Kent State University at Stark's Norton-Smith Imbues Teaching With a Native ViewPosted Oct. 18, 2010
For Dr. Thomas Norton-Smith, philosophy is more than a 50-minute class. Whether he's pulling out crayons and paper, "blooping" out of existence, or asking a student, "How do you know that for sure?" Norton-Smith is on a mission to share his passion for philosophy.
Former students of Norton-Smith, associate professor of philosophy at Kent State University at Stark, describe his great charisma in the classroom. He challenges his students to think critically about the world around them, and the same holds true for his new book, The Dance of Person and Place: One Interpretation of American-Indian Philosophy, which offers a fresh perspective on American-Indian thought.
Norton-Smith, a mixed-blood Shawnee Indian, is the only American-Indian professor on the campus of Kent State Stark. It's no secret his passion lies in American Indian philosophy. When asked what his book brings to the table, he says, "It's a genuine attempt to try and get a handle on a native world view."
Norton-Smith encourages students to think critically about what influences an individual's world view. For example, he suggesting thinking about this: If there are no leaves on the trees and you can see someone's breath leaving their mouth, then you know it's cold outside, right? We all use these kinds of outside influences to shape what we know is true about the world around us. The Dance of Person and Place looks at these kinds of "everyday" phenomena through the eyes of an American Indian and the striking differences this world view has from our Western tradition.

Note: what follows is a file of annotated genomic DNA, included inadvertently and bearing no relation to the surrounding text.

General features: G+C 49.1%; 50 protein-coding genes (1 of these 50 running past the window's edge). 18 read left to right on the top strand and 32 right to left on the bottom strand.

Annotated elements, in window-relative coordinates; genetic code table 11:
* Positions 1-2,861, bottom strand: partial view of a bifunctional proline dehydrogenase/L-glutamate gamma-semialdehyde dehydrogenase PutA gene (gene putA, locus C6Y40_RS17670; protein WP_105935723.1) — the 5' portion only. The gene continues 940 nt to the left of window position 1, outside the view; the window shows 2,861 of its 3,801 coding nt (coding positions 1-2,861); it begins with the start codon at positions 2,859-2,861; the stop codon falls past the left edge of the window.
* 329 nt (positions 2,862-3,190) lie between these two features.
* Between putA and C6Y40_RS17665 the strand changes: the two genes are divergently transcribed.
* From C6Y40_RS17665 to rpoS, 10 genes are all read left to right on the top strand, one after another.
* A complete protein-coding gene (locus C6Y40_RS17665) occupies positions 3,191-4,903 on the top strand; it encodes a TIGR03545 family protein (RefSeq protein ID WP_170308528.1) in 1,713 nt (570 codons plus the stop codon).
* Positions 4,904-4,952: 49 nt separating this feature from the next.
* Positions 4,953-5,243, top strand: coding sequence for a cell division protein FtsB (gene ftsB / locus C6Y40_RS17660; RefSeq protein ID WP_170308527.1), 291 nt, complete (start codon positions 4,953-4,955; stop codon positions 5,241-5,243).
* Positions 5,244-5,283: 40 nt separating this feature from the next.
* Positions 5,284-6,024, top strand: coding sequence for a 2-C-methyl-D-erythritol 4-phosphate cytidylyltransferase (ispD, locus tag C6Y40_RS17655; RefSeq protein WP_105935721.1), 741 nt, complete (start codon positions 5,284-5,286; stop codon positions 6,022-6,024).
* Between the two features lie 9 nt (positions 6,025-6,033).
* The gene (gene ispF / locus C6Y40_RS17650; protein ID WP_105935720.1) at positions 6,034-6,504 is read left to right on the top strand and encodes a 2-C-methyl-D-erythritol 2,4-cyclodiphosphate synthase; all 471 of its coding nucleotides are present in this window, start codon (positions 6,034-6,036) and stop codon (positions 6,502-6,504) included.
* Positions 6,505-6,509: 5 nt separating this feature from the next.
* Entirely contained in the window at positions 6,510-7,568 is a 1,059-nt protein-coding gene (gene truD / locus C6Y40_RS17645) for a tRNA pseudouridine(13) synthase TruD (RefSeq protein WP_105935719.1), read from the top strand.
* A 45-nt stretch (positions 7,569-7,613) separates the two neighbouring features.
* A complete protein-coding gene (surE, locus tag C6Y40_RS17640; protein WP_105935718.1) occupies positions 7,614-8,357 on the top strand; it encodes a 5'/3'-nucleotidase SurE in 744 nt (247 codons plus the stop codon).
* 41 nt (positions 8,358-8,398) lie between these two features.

If you're a "culture buff," you'll definitely want to add this book to your collection.
Norton-Smith advises approaching his book "with a generous spirit."
"Let's face it," Norton-Smith adds, "this book has something for everyone to hate. Western philosophers will be mad because I argue that (some views are) culturally biased and American Indians will be upset because I assume that the Western tradition is as legitimate as the Native tradition."
Without intending to give political critique, he hopes the book will be an eye-opener for both worlds.
Philosophy isn't the only discipline Norton-Smith has to his credit - he's also a self-described "math geek." While he received a Ph.D. in philosophy from the University of Illinois, he also received his dissertation in the philosophy of mathematics and a master's in mathematics. He relates much of his philosophy teaching to mathematics, which eases the burden of understanding math for many of his students.
When asked what made him choose philosophy over math, he gives this explanation: "One day I was sitting in my topology class, and the professor began talking about mathematical existence. I asked, ''What kind of existence is that?' And the professor replied, 'Well, you need to go talk to the philosophers across campus.'
"I guess you could say I overstayed my visit."
Norton-Smith has been teaching with Kent State University since 1985 and began his stay at Kent State Stark in 1988. He has contributed to the Kent State University Faculty Senate for 13 years and the Kent State Stark Faculty Council for eight years, chairing each for two years. He's also been the chairperson of the American Philosophical Association Committee on the Status of Indigenous Philosophers. When asked what he's up to now, he said it's time to relax and do what he loves most - teaching. This fall, he's instructing an American-Indian Philosophy course and will be offering the same in an honors course in the spring.
The Dance of Person and Placewas published in June of this year.
By Matt Lewis(This article first appeared in the fall 2010 edition of Encompass)